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Here We Go Round the Mulberry Leaf

The way to beat diabetes & cholesterol

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Here We Go Round the Mulberry Leaf

Research has been focused on the use of muberry leaf extract as a significant medicine for type 2 diabetes and atherosclerosis, as well as other health benefits.

Many people associate mulberry with the Mother Goose rhyme that goes: “Here we go round the mulberry bush,” yet this plant has a much longer history of use.

The mulberry leaves are not only the exclusive food of silkworms, but they have also been used by humans as medicine in India and China for hundreds of years, mostly for headaches, coughs, eye infections, nosebleeds, and fevers associated with influenza.

More recently research has been focused on the use of mulberry leaf (Morus alba, M. indica) extract as a significant medicine for type 2 diabetes and atherosclerosis.

Mulberry leaves have a high nutrient and antioxidant profile. They contain a wide variety of nutrients, including proteins, sugars, polyphenols, flavonoids (iso-quercitrin), steroids, triterpenes, vitamins, and minerals.

Mulberry Controls Blood Sugar

Several research groups have found that white mulberry leaves contain compounds that inhibit intestinal enzymes which break down disaccharides (especially sucrose), thereby restricting the amount of simple sugar that enters the circulatory system.

Researchers also found that feeding both rats and humans mulberry leaf extract prior to consuming carbohydrates significantly suppressed the normal post-meal rise in blood glucose levels.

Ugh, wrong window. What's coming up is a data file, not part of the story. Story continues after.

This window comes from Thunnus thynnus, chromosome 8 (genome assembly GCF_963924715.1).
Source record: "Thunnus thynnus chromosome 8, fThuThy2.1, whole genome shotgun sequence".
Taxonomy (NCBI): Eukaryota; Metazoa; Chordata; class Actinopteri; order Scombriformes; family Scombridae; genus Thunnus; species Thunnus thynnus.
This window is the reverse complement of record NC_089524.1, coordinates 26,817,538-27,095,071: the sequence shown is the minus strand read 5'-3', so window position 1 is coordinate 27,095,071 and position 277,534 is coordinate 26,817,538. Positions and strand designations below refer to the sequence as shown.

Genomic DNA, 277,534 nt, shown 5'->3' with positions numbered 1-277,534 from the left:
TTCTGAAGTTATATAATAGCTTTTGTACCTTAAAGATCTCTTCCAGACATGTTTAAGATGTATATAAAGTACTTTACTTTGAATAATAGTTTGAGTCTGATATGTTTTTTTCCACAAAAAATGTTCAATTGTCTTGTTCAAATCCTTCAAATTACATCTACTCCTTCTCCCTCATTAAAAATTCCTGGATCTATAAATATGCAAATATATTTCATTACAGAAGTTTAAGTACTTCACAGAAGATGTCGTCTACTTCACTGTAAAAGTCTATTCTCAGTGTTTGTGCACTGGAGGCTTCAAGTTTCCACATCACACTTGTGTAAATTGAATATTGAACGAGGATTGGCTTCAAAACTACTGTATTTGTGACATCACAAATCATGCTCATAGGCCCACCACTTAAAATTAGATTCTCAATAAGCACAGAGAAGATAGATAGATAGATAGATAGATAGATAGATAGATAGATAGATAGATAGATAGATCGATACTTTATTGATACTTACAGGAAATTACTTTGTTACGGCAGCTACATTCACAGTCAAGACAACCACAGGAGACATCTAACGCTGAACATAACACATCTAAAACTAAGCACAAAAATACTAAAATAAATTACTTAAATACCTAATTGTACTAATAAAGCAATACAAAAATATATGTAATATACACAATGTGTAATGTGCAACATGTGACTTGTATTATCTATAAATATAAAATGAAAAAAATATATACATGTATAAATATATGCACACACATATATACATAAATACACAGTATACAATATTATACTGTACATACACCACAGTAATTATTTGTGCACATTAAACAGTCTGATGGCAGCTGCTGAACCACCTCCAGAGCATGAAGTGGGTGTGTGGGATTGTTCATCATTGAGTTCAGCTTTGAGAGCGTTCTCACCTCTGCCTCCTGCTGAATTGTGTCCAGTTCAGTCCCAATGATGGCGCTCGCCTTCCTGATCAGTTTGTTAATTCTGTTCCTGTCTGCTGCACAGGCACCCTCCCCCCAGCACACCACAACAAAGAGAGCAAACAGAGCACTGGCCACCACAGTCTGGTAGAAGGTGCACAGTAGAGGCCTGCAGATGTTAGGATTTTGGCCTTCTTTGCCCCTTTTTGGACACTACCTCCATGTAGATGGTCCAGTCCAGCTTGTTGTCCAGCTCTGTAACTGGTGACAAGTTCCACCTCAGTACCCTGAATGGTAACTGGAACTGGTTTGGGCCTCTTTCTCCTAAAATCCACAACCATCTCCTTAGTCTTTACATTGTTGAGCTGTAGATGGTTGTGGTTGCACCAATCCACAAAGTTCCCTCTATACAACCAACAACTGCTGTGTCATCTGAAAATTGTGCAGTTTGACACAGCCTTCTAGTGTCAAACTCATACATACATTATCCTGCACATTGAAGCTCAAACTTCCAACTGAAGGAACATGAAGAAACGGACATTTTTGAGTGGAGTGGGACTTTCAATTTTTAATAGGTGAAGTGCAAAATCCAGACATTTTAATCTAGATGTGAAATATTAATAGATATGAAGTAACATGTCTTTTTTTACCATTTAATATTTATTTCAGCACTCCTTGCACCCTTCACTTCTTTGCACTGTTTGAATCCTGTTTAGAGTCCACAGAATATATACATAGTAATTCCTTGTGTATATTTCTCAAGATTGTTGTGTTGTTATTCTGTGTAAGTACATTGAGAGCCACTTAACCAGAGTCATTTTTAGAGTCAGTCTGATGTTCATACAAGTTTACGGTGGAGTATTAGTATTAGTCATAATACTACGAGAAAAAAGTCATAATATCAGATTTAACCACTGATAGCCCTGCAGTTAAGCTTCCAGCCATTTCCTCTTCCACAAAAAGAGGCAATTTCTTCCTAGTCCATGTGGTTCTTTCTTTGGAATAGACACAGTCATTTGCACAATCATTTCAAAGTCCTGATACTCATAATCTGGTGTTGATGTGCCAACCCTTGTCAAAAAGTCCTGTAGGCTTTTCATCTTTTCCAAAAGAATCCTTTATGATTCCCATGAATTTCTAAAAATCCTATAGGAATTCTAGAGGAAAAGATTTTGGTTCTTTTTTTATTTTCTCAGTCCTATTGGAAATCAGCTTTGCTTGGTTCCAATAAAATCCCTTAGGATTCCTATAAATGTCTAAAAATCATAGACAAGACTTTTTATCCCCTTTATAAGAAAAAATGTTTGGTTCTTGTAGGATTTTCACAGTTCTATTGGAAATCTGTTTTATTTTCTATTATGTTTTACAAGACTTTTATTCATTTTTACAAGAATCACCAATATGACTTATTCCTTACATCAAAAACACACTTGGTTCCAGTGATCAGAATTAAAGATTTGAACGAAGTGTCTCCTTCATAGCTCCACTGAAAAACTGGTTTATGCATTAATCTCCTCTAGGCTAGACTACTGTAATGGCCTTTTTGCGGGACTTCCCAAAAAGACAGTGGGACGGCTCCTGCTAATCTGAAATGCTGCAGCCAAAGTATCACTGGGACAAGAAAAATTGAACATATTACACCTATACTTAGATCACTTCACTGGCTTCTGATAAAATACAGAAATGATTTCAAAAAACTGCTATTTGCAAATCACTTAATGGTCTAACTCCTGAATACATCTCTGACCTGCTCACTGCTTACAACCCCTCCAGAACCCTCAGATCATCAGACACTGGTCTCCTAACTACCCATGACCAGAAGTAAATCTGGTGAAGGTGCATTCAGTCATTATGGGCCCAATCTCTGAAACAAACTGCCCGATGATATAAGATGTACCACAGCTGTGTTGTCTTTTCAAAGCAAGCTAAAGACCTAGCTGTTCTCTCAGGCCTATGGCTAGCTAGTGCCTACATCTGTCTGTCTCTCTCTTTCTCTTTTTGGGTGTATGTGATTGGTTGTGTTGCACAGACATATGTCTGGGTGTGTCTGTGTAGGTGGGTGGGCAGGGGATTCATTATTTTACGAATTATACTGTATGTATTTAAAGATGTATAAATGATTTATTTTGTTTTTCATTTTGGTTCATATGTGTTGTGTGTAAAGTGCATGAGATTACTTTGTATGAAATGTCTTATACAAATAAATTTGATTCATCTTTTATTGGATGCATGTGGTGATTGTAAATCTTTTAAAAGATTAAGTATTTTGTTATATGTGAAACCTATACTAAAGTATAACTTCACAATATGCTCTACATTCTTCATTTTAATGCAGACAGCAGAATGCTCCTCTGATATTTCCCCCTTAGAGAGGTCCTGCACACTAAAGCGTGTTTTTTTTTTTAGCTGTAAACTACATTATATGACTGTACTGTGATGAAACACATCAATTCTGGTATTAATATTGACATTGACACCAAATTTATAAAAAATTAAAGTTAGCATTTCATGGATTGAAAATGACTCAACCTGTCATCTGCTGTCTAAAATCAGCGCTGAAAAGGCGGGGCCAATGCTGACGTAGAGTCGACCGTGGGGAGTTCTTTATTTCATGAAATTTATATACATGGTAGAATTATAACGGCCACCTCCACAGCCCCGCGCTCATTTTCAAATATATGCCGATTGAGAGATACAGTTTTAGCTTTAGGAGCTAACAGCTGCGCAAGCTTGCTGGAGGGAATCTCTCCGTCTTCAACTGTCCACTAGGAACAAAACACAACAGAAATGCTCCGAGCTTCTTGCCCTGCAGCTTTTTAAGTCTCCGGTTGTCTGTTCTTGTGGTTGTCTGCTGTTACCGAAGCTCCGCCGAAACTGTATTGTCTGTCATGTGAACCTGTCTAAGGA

Mulberry Inhibits Atherosclerosis

Researchers have pinpointed a number of biologically active compounds in mulberry leaf extract that are effective in suppressing the progression of atherosclerosis, the buildup of cholesterol-rich plaque in our arteries.

It does this, apparently, by inhibiting the oxidation of LDL (bad) cholesterol, which is a major factor in the development of atherosclerotic plaque. It appears this is primarily (but not exclusively) due to the antioxidant effects of two closely related compounds, iso-quercitrin and astragalin, found in mulberry leaf extract.

When the mulberry leaf was compared to a standard antidiabetic drug, Diabeta (glibenclamide, a.k.a. glyburide), not only did the mulberry leaf do better, but it also significantly improved the blood cholesterol and triglyceride profiles of the test subjects. Many patients have also reported weight loss, which they attribute to the consumption of mulberry leaf extract.

Health care practitioners who are using mulberry leaf extracts are still working out the proper dosage, but the average dosage for the extract is 100 mg of 30:1 extract, twice daily.
Since both blood sugar and blood lipid problems are among our country’s worst health problems, breakthroughs in this area are always inviting. It looks as though this nursery rhyme may indeed have a happy ending.

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